- A page of resources and goodies for life science teachers
I expect there would be a landing-pad transponder you could lay down for Amazon deliveries. Then it would put the package down on the exact spot you designated. Fancy landing pads would even enclose and protect the package until you got home.
The goal here, as with many such "innovations," is frictionless consumption. You see it now - you want it now - you get it now. And along with the narcissistic now-ism, what we also get is faster depletion of finite resources, and increased carbon dump into the atmosphere.
As long as policy makers continue to cling to the catechism of "economic growth," this kind of crap will be the inevitable result, until the bauble-bubble bursts.
Who is going to have the courage to stand up in a major public forum and say: NO, you can't always get what you want, and NO, indefinite growth is not possible on a finite planet? I'm reminded of parents who constantly give in every time their toddler has a tantrum in the supermarket. "OK dear, you can have the Super Duper Sugar Poops with the hyperactive hyena on the box."
It's a nice idea. Every home having its own helicopter was also a nice idea. The air traffic would be crazy. There will be no mass delivery via drones until a air traffic control system is in place. Can you imagine the problems caused by multi company and private drones criss-crossing over the city? We have enough trouble with limited air liners. It isn't going to happen any time soon. The government will put a stop to it for safety and of course USA gov, profit - tax, insurance etc.
Nah. The same technology will allow the drones to provide their own separation. The traffic problem you see has already been solved. It's going to happen. And, it's better than what we do now with vans running up and down the streets. It will be very useful for some kinds of urgent deliveries, documents and so on. Such drones will be able to operate in all light conditions and nearly every weather condition, except very high winds. Get used to it. the technical problems were solved years ago. 777 aircraft do it every day, among others.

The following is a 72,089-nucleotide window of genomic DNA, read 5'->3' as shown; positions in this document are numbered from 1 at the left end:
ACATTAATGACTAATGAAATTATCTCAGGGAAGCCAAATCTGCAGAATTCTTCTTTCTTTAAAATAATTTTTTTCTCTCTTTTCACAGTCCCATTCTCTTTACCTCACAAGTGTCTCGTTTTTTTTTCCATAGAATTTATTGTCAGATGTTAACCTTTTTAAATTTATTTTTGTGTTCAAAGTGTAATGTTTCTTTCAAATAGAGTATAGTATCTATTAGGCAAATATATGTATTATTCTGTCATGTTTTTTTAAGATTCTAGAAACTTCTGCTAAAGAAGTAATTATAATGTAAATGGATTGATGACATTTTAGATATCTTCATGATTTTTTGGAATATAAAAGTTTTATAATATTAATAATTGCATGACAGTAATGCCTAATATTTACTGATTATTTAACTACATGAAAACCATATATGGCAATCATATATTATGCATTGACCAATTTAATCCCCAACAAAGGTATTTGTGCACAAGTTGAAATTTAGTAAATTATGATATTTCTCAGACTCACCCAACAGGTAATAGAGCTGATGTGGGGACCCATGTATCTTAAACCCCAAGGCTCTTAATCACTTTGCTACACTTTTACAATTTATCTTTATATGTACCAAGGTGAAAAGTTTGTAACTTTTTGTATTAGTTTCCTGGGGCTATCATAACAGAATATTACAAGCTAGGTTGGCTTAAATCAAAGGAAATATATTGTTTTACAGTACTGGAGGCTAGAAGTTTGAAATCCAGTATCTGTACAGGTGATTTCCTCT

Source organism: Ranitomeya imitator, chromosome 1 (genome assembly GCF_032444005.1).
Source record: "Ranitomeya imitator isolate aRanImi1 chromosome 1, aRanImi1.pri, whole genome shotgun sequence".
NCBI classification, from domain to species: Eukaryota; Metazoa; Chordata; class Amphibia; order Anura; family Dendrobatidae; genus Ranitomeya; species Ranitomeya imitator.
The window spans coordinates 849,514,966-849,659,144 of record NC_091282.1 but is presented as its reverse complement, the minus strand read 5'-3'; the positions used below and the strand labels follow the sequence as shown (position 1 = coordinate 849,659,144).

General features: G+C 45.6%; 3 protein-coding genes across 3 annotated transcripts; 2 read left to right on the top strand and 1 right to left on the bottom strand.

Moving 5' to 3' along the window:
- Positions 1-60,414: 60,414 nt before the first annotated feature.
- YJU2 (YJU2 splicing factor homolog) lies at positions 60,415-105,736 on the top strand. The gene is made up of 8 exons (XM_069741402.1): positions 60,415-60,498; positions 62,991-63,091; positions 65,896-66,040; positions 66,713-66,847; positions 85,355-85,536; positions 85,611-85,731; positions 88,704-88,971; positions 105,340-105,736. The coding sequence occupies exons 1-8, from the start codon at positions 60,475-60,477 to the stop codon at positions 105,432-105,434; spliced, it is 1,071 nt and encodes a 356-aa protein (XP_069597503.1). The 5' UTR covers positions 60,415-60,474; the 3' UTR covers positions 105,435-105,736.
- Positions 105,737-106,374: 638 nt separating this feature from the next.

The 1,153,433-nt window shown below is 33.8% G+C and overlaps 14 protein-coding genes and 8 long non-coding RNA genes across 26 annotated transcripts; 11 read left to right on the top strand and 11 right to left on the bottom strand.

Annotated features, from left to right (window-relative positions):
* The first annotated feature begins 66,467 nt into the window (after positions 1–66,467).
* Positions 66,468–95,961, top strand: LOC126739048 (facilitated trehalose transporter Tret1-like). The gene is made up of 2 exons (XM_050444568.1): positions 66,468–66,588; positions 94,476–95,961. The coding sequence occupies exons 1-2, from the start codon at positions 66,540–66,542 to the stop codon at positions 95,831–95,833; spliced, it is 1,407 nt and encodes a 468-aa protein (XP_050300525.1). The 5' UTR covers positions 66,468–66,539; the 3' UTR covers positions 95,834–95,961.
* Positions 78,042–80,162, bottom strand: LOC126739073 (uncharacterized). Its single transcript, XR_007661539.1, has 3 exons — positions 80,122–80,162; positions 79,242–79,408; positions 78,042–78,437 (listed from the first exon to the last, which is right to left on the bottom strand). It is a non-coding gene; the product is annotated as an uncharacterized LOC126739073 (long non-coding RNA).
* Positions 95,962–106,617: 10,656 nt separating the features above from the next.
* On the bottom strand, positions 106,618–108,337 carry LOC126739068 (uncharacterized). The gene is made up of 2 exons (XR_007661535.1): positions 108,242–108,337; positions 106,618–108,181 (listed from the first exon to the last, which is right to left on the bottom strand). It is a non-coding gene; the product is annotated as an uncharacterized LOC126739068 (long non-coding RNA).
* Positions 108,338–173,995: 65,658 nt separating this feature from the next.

A company in Australia has been delivering textbooks to students using drones for awhile now (the Australian version of the FAA is much more progressive). They have the customers use their phones as a signal to home in on, tell the customer to go outside as the drone approaches, and the drone hovers above while lowering the package down.
I'm thinking a small directed EMP pulse generator rigged to a motion detector might bag me a few of those drones. I will gladly sell them back to Amazon for a few thousand each. Always cooperative, I will even accept payments in Amazon credit, as long as he doesn't mind having to buy back the delivery drones.
And if the EMP is too technically difficult I'm thinking of taking up skeet.